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Your gut does more than indicate when you should trust your instincts. Explore what makes up the gut microbiota, the many roles it plays in maintaining our health, and the communication pathway between these microbes and our brain.
A gut talk: our microbial partners at the center of our health
Corinne Maurice (Assistant Professor, McGill University)
We explore human health from a microbial perspective. The human gut contains trillions of microorganisms (bacteria, viruses, fungi, and eukaryotes) called the gut microbiota. The gut microbiota is central to our digestion, synthesizes vitamins, metabolizes therapeutic drugs, and shapes host immunity; yet we have no clear understanding of “who does what” in the gut. In my lab, we aim to characterize the active members of the gut microbiota, and determine the role of specific viruses to manipulate it.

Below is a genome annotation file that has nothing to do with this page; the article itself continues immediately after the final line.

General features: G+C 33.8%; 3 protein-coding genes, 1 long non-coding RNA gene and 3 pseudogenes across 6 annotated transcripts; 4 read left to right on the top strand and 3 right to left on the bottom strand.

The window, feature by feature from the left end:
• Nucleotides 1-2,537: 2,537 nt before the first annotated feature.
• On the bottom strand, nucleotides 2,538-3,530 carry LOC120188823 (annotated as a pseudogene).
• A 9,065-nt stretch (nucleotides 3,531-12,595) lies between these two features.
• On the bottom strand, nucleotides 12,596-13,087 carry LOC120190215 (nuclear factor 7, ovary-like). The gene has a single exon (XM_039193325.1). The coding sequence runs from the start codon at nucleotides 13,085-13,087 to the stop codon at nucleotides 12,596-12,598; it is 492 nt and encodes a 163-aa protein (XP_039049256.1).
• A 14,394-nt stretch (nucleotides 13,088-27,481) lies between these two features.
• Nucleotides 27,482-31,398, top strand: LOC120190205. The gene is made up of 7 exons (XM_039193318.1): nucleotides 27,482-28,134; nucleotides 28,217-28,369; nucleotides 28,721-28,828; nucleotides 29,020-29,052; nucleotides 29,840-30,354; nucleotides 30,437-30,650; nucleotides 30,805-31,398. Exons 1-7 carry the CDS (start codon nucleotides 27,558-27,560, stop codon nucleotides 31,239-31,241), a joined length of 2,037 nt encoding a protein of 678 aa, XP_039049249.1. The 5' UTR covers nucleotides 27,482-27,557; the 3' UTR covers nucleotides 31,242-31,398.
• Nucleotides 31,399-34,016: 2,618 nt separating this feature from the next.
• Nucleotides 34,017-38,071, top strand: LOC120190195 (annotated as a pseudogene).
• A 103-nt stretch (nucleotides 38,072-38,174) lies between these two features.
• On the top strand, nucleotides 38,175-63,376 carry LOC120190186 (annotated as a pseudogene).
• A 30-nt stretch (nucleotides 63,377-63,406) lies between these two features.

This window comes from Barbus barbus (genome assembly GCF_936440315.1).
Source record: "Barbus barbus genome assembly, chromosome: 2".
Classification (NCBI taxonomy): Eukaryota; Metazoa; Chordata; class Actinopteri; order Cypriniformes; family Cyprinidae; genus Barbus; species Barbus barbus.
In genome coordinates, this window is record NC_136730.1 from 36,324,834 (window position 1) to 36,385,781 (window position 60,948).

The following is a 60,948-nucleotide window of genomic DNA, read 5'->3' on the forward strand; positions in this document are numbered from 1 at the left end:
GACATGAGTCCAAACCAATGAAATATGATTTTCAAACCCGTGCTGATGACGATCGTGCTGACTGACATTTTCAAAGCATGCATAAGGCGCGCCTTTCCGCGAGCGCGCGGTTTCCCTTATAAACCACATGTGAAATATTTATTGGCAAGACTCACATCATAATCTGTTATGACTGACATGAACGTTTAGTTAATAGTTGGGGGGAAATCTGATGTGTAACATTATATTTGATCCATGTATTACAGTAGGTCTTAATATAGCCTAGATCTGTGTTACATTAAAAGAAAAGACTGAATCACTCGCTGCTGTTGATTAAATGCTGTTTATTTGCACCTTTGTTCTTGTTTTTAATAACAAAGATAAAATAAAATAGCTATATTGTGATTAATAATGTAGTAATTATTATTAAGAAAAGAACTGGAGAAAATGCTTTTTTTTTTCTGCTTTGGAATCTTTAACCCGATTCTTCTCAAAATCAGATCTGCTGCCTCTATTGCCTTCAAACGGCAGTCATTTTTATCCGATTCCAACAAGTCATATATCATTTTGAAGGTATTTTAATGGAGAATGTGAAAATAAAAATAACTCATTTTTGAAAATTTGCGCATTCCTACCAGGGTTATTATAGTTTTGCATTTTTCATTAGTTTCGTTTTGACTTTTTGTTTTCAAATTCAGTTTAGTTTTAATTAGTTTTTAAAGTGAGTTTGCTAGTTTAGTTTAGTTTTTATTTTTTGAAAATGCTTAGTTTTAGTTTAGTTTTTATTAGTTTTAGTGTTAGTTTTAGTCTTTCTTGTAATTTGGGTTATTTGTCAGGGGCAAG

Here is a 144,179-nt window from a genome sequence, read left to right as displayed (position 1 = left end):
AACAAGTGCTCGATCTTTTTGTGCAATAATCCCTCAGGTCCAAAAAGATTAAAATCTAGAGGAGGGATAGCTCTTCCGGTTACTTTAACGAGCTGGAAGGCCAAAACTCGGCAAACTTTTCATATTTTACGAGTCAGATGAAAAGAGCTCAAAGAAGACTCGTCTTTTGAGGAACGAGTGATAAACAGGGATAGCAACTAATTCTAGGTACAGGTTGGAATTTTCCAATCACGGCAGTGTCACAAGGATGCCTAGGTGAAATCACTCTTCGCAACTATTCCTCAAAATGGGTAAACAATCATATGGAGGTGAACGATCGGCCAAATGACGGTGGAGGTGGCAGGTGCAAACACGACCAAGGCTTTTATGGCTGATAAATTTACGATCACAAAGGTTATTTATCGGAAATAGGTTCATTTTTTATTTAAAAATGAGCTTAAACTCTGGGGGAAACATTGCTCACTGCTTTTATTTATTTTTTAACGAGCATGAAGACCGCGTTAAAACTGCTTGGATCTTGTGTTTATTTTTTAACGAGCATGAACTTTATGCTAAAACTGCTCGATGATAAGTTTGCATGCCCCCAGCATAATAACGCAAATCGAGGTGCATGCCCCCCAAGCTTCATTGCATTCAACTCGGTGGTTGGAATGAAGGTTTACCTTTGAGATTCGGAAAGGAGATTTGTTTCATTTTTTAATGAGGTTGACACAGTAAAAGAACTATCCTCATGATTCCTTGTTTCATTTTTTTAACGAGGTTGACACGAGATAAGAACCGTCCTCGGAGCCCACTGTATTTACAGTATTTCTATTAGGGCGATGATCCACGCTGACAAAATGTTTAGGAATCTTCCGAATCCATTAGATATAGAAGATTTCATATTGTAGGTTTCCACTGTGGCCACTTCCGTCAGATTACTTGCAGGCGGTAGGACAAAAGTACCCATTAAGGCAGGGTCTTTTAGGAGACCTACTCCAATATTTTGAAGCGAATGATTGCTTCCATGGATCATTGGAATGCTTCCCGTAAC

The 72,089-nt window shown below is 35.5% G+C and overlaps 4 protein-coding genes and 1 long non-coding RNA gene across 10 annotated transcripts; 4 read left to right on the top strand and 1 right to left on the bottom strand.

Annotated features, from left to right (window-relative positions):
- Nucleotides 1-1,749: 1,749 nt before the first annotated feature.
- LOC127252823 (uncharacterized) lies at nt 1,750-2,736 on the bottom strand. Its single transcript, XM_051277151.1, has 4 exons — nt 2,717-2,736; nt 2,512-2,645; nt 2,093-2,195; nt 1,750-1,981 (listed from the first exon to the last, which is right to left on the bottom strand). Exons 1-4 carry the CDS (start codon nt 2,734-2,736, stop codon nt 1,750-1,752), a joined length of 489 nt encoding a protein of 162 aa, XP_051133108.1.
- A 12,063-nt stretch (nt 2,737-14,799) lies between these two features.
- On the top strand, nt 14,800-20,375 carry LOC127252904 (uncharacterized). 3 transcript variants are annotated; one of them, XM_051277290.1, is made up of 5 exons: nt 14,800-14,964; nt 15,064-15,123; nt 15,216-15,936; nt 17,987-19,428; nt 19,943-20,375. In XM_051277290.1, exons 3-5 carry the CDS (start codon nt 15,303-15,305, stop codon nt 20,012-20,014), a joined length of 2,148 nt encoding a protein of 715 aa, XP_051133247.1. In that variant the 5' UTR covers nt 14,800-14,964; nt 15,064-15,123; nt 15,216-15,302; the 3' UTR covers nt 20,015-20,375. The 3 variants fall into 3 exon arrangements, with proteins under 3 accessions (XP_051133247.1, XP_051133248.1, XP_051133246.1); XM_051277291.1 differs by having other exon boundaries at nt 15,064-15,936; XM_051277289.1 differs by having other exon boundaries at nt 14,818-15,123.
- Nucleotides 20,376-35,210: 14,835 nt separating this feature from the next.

Gut Microbiota-Brain Entanglement Drives a New Era in Medicine
Susan Westfall (Postdoctoral Fellow at the Icahn School of Medicine at Mount Sinai, New York, NY.)
Our gut is inhabited by trillions of microbes whose symbiosis is critical for determining our state of health and vitality. In particular, there is a two-way dialogue between this microbial community - known as the gut microbiota - and our brain, creating a new enthusiasm in holistic modern medicine by harnessing the gut-brain-axis. Here we will explore how these seemingly lowely microbes communicate with our brain and have the potential to prevent depression, delay Alzheimer’s disease, eradicate Multiple Sclerosis and even, promote longevity.